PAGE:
Platinga demonstrates how theistic belief, about God being omnipotent and wholly good, is logically consistent. Permitting evil means creating a world with moral good, as well as, moral evil. This is an argument that answers the questions raised by different philosophers, or defends itself against some philosophers, with contradictory ideas about the existence of evil and the role of God. In the logical problem of evil, it is indicated that there are different possibilities to the existence of evil. Some of these mentioned are that God: can eliminate evil but he is adamant, wants to eliminate evil but is incapable of eliminating it, does not wish to eliminate evil and cannot eliminate evil, and wants to eliminate evil and can eliminate evil (Zagzebski, p. 146). Platinga gives an argument that creatures are given free will to do moral good and evil, and God had a valid reason for it. This paper is an explanation of Platinga’s argument of ‘free will’.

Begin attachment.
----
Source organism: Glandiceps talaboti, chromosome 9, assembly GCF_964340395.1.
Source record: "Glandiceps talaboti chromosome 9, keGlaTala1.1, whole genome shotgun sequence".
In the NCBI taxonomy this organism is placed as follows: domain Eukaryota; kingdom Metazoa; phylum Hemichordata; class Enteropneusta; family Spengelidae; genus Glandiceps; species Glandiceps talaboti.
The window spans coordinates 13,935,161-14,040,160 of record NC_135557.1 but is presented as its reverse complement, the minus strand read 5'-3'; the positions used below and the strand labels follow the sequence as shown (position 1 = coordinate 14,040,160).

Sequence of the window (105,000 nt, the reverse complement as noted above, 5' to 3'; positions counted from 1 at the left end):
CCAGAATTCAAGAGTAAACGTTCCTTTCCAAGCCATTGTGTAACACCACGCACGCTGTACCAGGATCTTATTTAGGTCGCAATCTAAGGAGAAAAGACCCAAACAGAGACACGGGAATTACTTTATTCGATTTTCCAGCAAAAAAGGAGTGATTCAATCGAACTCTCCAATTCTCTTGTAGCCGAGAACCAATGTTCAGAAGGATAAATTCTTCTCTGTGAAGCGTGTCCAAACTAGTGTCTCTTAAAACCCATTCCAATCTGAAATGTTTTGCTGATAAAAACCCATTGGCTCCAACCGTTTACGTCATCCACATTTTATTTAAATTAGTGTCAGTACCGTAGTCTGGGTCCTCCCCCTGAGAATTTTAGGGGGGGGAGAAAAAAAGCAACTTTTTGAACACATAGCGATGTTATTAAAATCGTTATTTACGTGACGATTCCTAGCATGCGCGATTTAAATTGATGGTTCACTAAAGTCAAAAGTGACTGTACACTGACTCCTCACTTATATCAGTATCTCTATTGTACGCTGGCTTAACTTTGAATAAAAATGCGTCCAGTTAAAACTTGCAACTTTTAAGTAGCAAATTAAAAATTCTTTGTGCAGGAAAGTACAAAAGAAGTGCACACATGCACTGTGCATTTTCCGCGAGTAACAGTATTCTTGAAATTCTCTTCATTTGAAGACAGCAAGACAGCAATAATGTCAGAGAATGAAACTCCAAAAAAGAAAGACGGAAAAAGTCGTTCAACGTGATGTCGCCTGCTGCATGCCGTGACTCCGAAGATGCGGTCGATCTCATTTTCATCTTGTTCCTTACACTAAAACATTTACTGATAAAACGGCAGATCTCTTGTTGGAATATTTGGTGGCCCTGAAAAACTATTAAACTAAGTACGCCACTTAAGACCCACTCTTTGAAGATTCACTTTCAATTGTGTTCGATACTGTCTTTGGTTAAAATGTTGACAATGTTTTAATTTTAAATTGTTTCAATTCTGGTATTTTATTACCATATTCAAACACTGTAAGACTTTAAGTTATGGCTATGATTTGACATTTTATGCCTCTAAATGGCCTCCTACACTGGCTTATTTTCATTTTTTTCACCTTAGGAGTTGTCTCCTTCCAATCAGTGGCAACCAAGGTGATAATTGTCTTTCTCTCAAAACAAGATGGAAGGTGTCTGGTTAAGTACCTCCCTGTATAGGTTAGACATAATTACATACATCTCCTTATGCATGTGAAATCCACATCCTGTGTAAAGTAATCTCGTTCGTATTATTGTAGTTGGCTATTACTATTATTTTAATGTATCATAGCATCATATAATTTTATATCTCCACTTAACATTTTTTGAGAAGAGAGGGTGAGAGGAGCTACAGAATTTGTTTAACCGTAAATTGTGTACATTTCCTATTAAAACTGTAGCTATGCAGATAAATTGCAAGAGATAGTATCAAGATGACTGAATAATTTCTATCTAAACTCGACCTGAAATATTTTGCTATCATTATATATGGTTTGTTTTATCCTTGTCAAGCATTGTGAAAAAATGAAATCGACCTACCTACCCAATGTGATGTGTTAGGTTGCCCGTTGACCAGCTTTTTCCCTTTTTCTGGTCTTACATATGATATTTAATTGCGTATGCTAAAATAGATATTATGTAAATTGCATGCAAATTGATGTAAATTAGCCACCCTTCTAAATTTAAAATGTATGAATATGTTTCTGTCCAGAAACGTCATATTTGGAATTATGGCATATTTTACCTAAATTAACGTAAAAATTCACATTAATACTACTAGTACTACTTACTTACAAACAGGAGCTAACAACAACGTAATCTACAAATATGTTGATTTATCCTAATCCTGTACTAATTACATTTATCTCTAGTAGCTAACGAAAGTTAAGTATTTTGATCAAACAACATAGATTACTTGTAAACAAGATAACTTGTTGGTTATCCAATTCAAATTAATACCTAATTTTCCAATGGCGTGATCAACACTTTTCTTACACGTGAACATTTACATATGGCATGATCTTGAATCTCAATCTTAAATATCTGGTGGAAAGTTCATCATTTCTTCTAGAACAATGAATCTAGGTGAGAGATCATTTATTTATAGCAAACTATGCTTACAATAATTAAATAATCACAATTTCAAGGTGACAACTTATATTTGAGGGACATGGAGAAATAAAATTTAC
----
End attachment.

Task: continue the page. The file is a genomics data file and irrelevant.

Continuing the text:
In Platinga’s Free Will Defense, he has made certain definitions and distinctions. Being free is defined with respect to an action. Being free with respect to a certain action means that the individual has the free will to refrain from performing it or to perform it. There are no causal laws or antecedent conditions that predetermine the person’s choice of action. Free will means the person has the power to decide to act or not to act. A second definition or distinction is about the action. An action is morally significant if it is right to perform the action and wrong to refrain from it or vice versa. Significantly free means a person is free with respect to a morally significant action. There is also a distinction between naturally evil and morally evil. Moral evil is that which results from free human activity while natural evil is any other kind of evil (Plantinga, p, 30). Based on these distinctions and definitions, Platinga notes that a world is more valuable when it contains creatures with significant freedom than when it has creatures with no freedom at all. In their freedom, the creatures should be able to perform more good than evil actions. Platinga argues that there is no freedom if people are created with the freedom, but their actions are predetermined by God. According to him, God has the capability of creating creatures that are significantly free, but has chosen to give them the freedom to act on their own always. God cannot cause or determine the creatures to do only what is right. Freedom according to Platinga means being given a choice. A choice has to exist between two or more variables. In this case, the variables are good and evil, or moral good and moral evil. If God creates creatures with free will, but determines what their actions will be, there is no freedom at all. Free will creatures are given the will to choose from moral evil and moral good, and to act according to what they think is right or wrong. His argument, therefore, is that God cannot create creatures capable of moral good without giving the same creatures the capability of moral evil if they are to have free will. In exercising their freedom, some of God’s creatures went wrong in exercising their freedom. This does not mean that God is not omnipotent and not good. It means that he has given the free will with no determinations of what actions the creatures should engage in (Plantinga, p, 30). Free will defenders believe that or find propositions that are consistent with; God is omnipotent, God is omniscient, and is wholly good. They also believe that alongside the existence of these characteristics of God, there is still evil. God has very good reasons for creating both moral